This means that litigators asserting or defending green-construction litigation claims are free to look to construction cases outside the green construction context for examples of best practices and pitfalls to avoid. For instance, Chesapeake Bay Foundation is not dissimilar from a high-profile lawsuit filed in 2007 by the Massachusetts Institute of Technology against Frank Gehry after its 720,000-square-foot academic complex began suffering serious problems shortly after its completion in 2004. See John A. Hawkinson, MIT settles with Gehry over Stata Ctr. defects, The Tech: Online Edition (Mar. 19, 2010).

MIT’s lawsuit listed design and construction failures such as cracking masonry, poor drainage, mold growth on the brick exterior, persistent leaks throughout the building’s interior, and sliding ice and snow. These problems were largely blamed on the envelope-pushing design of Gehry, the architect for the building. Gehry placed blame for the problems on the builder, Skanska, and Skanska in turn sued its contractor, NER Construction Management. Like Chesapeake Bay Foundation, all the players in this round robin of blame tried to place responsibility elsewhere for the problems that arose when they tried to translate the cutting edge design into reality. But unlike the Chesapeake Bay Foundation case, the plaintiffs were not barred from pursuing their claims by the statute of limitations. The parties settled the claims with a confidential agreement in 2010.

In a project as complex as the Chesapeake Bay Foundation building or the Gehry-designed MIT building, it is imperative to pin down in the design and construction contracts exactly who will be responsible for what if the building has problems, particularly when using cutting-edge design or green materials. Regular inspections and prompt collaborative action are crucial to discover and resolve problems. The plaintiffs in Chesapeake Bay Foundation conducted annual inspections of their facility, and according to the complaint they filed, that is how they first learned of extensive rot that went beyond the water leaks they had found earlier. That still did not save the Foundation’s claim because two expert reports had already warned of the potential for future damage and the actual problems already discovered. With a project that is heavy on innovation, parties should be especially vigilant for any defects, and they should assume the worst and act quickly to ensure that they preserve their right to bring a cause of action when those defects arise. In other words, even a LEED certified building can have leaks in a rainstorm. If it does, you should assume that the leak may be just the tip of the iceberg and that there may be hidden problems waiting to be discovered.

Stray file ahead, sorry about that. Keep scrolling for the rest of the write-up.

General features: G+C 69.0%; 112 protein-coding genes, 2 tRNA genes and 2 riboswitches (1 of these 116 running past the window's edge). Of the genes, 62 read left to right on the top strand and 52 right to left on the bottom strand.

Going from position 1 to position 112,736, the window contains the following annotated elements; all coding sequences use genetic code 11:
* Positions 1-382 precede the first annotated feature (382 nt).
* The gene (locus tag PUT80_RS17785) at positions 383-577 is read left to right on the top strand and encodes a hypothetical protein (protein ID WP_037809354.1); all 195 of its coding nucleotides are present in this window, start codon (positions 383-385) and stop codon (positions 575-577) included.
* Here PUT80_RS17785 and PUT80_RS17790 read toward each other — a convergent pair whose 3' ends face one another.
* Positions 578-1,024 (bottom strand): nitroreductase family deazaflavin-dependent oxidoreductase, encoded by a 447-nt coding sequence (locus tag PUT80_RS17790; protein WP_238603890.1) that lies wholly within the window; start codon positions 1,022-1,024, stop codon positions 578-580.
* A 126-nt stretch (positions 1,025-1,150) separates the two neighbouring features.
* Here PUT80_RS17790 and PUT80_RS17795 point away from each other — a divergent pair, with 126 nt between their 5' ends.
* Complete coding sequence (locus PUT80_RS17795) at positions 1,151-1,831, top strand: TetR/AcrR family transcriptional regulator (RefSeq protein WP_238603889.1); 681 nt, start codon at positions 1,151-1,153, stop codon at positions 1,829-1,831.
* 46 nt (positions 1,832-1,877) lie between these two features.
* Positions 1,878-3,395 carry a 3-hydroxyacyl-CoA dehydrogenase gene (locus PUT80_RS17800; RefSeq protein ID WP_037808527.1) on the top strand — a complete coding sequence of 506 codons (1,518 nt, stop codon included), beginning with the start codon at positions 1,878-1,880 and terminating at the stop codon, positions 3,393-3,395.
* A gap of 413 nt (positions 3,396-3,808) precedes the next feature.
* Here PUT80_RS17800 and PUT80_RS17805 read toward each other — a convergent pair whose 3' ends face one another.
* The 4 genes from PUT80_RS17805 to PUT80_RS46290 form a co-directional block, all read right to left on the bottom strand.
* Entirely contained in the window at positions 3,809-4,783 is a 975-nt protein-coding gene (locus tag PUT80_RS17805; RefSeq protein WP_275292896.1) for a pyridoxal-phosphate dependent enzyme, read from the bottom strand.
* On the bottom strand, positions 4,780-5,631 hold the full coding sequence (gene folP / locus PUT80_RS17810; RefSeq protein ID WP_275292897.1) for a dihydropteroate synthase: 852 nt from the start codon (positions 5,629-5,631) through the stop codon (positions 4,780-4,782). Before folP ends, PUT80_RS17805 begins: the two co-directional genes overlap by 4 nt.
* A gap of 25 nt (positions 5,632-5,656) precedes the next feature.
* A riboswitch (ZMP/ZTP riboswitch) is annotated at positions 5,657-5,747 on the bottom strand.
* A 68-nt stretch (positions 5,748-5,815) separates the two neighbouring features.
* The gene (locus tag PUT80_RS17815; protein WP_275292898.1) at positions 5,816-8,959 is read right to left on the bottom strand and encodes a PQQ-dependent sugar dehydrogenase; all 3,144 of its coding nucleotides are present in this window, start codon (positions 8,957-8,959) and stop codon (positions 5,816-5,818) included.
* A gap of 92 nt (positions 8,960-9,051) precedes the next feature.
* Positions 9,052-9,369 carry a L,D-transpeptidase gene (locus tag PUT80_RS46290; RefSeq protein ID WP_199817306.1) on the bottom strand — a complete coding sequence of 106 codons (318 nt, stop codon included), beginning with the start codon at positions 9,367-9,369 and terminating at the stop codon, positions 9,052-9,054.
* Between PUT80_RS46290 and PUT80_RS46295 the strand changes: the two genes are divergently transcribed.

Jurisdictions throughout the country are adopting stricter standards for green construction. For example, Maryland, home to the Chesapeake Bay Foundation, became the first state to adopt the more environmentally stringent International Green Construction Code, discussed in "Implications of the International Green Construction Code," enabling local governments across the state to adopt the Code. As more jurisdictions follow suit, builders and designers will be trying new designs and new materials to meet the stricter standards. Some of these innovations will inevitably lead to defects, and some of those defects will inevitably lead to litigation. As with any traditional construction litigation, when contracting parties first notice such defects, they must investigate thoroughly and act promptly to preserve their legal claims.

Keywords: litigation, construction litigation, green building materials, statute of limitations, Leadership in Energy and Environmental Design

Jeanne Schubert Barnum and Levi Jones are with Schnader Harrison Segal & Lewis.

Copyright © 2012, American Bar Association. All rights reserved. This information or any portion thereof may not be copied or disseminated in any form or by any means or downloaded or stored in an electronic database or retrieval system without the express written consent of the American Bar Association. The views expressed in this article are those of the author(s) and do not necessarily reflect the positions or policies of the American Bar Association, the Section of Litigation, this committee, or the employer(s) of the author(s).